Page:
[dih-vel-uh p]

verb (used with object)

verb (used without object)

Origin of develop

1585–95; < Middle French développer, Old French desveloper, equivalent to des- dis-1 + voloper to wrap up; see envelop
Related formsde·vel·op·a·ble, adjectivede·vel·op·a·bil·i·ty, nounhalf-de·vel·oped, adjectivehy·per·de·vel·oped, adjectivemis·de·vel·op, verbnon·de·vel·op·a·ble, adjectivepre·de·vel·op, verbun·de·vel·op·a·ble, adjectivewell-de·vel·oped, adjective Unabridged Based on the Random House Unabridged Dictionary, © Random House, Inc. 2019

Related Words for developed

matured, advanced, refined

Examples from the Web for developed

Contemporary Examples of developed

Historical Examples of developed

  • This system, once invented, was developed during thousands of years.

    Ancient Man

    Hendrik Willem van Loon

  • In no such spirit has it developed its full and independent sovereignty.

  • Demarest was seriously disturbed by the situation that had developed.

    Within the Law

    Marvin Dana

  • As a matter of fact, it developed that he knew nothing whatever of ground-squirrels.


    Mary Roberts Rinehart

  • Allis Porter's perceptions had been developed to an extraordinary degree.


    W. A. Fraser

British Dictionary definitions for developed



to come or bring to a later or more advanced or expanded stage; grow or cause to grow gradually
(tr) to elaborate or work out in detail
to disclose or unfold (thoughts, a plot, etc) gradually or (of thoughts, etc) to be gradually disclosed or unfolded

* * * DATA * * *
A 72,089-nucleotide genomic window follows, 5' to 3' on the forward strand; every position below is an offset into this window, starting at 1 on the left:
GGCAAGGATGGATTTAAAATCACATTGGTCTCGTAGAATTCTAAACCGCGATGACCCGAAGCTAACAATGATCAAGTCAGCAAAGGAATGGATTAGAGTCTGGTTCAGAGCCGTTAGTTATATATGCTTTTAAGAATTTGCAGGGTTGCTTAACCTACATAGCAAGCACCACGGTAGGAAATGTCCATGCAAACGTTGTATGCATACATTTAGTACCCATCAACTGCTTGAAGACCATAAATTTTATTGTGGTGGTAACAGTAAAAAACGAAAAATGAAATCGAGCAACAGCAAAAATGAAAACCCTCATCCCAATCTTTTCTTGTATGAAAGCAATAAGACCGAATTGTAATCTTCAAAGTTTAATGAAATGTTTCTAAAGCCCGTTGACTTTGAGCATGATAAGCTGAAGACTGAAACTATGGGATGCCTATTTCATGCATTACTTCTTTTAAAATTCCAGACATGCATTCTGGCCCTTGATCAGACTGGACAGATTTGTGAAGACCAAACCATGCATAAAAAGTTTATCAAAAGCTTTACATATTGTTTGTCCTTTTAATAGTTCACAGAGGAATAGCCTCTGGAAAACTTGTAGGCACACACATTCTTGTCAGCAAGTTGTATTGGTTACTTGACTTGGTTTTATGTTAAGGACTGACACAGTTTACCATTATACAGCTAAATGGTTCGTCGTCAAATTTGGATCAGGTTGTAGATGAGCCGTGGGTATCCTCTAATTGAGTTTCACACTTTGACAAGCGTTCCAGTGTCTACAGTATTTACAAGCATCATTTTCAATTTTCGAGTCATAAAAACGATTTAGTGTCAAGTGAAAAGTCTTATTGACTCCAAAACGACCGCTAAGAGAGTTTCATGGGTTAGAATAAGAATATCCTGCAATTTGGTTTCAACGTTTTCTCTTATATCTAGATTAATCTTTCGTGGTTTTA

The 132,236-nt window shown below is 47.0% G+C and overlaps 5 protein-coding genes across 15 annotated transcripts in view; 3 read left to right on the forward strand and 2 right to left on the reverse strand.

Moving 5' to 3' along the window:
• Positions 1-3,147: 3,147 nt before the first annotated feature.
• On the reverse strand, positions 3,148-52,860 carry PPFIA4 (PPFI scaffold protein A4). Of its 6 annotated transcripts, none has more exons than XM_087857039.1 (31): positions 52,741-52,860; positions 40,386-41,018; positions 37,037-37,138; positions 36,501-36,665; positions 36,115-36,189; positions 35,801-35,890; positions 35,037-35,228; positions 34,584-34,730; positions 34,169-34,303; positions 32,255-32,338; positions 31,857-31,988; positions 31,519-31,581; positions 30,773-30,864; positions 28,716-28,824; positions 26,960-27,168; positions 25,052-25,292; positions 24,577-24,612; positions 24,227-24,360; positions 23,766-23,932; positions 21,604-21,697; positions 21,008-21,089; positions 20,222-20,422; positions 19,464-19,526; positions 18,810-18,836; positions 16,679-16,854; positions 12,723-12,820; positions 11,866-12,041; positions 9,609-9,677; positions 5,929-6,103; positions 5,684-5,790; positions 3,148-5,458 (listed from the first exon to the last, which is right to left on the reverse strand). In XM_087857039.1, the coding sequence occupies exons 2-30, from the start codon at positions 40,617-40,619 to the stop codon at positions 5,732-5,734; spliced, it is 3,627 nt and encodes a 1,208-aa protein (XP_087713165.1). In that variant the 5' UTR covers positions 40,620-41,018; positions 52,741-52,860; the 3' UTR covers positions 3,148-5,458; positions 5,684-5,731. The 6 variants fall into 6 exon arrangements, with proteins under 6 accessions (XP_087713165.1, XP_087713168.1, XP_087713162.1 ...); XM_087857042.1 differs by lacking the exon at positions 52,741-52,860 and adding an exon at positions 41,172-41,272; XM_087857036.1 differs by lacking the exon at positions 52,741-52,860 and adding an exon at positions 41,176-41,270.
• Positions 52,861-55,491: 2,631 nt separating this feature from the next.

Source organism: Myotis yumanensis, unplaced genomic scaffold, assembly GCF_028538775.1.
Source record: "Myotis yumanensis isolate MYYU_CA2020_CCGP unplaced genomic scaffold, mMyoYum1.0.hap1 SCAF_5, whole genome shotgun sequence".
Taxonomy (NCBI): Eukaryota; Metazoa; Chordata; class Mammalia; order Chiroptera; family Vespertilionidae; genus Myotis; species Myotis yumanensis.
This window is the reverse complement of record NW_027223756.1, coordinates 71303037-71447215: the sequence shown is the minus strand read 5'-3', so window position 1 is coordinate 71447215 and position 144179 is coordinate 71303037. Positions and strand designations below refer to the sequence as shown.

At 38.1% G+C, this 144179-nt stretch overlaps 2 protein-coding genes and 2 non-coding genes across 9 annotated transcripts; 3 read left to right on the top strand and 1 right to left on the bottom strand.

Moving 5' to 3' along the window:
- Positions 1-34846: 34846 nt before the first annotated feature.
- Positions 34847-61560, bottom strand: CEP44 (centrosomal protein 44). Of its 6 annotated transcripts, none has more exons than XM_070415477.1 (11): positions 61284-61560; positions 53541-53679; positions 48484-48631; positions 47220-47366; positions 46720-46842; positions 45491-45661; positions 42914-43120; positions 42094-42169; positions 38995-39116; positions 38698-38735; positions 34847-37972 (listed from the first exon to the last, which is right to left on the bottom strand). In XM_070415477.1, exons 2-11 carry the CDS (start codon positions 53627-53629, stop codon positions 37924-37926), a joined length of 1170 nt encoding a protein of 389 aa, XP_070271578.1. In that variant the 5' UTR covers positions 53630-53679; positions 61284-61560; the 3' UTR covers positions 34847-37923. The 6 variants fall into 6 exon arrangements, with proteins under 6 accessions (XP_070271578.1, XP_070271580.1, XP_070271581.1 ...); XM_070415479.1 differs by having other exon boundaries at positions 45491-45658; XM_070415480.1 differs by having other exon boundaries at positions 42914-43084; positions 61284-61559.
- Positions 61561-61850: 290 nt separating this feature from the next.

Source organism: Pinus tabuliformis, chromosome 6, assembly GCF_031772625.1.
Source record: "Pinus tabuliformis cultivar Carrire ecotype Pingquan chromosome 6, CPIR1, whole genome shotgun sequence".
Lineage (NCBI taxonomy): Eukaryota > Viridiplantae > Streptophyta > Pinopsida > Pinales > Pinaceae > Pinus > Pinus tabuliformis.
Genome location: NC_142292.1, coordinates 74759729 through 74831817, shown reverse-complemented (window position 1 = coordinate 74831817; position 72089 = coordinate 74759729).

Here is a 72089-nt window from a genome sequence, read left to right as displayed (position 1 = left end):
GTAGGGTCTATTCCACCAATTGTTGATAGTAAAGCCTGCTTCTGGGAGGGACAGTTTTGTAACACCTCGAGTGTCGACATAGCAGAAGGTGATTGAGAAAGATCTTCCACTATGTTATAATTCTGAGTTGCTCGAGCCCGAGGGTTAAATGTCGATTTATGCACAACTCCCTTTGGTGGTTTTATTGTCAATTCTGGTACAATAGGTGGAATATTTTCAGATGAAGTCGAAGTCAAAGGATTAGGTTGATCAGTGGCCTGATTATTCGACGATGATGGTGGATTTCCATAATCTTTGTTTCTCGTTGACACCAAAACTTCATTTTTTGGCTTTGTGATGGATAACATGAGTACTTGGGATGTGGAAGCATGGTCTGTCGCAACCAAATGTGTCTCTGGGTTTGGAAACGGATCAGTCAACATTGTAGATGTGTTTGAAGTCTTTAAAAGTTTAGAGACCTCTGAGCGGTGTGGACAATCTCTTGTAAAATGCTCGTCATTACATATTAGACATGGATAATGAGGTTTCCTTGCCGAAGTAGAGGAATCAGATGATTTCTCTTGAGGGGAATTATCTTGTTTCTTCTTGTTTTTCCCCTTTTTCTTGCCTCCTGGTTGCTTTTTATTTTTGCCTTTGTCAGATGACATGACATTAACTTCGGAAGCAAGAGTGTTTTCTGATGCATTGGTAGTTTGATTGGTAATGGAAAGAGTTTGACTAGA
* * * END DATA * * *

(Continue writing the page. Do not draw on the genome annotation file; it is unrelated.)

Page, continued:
to come or bring into existence; generate or be generatedhe developed a new faith in God
(intr often foll by from) to follow as a result (of); ensue (from)a row developed following the chairman's remarks
(tr) to contract (a disease or illness)
(tr) to improve the value or change the use of (land), as by building
(tr) to exploit or make available the natural resources of (a country or region)
(tr) photog
  1. to treat (film, plate, or paper previously exposed to light, or the latent image in such material) with chemical solutions in order to produce a visible image
  2. to process (photographic material) in order to produce negatives and prints
biology to progress or cause to progress from simple to complex stages in the growth of an individual or the evolution of a species
(tr) to elaborate upon (a musical theme) by varying the melody, key, etc
(tr) maths to expand (a function or expression) in the form of a series
(tr) geometry to project or roll out (a surface) onto a plane without stretching or shrinking any element
chess to bring (a piece) into play from its initial position on the back rank
(tr) obsolete to disclose or reveal
Derived Formsdevelopable, adjective

Word Origin for develop

C19: from Old French desveloper to unwrap, from des- dis- 1 + veloper to wrap; see envelop
Collins English Dictionary - Complete & Unabridged 2012 Digital Edition © William Collins Sons & Co. Ltd. 1979, 1986 © HarperCollins Publishers 1998, 2000, 2003, 2005, 2006, 2007, 2009, 2012

Word Origin and History for developed



1650s, "unroll, unfold," from French développer, replacing English disvelop (1590s, from Middle French desveloper), both from Old French desveloper "unwrap, unfurl, unveil; reveal the meaning of, explain," from des- "undo" + veloper "wrap up," of uncertain origin, possibly Celtic or Germanic. Modern figurative use is 18c. The photographic sense is from 1845; the real estate sense is from 1890.

Online Etymology Dictionary, © 2010 Douglas Harper

developed in Medicine




To progress from earlier to later stages of a life cycle.
To progress from earlier to later or from simpler to more complex stages of evolution.
To aid in the growth of; strengthen.
To grow by degrees into a more advanced or mature state.
To become affected with a disease; contract.
The American Heritage® Stedman's Medical Dictionary Copyright © 2002, 2001, 1995 by Houghton Mifflin Company. Published by Houghton Mifflin Company.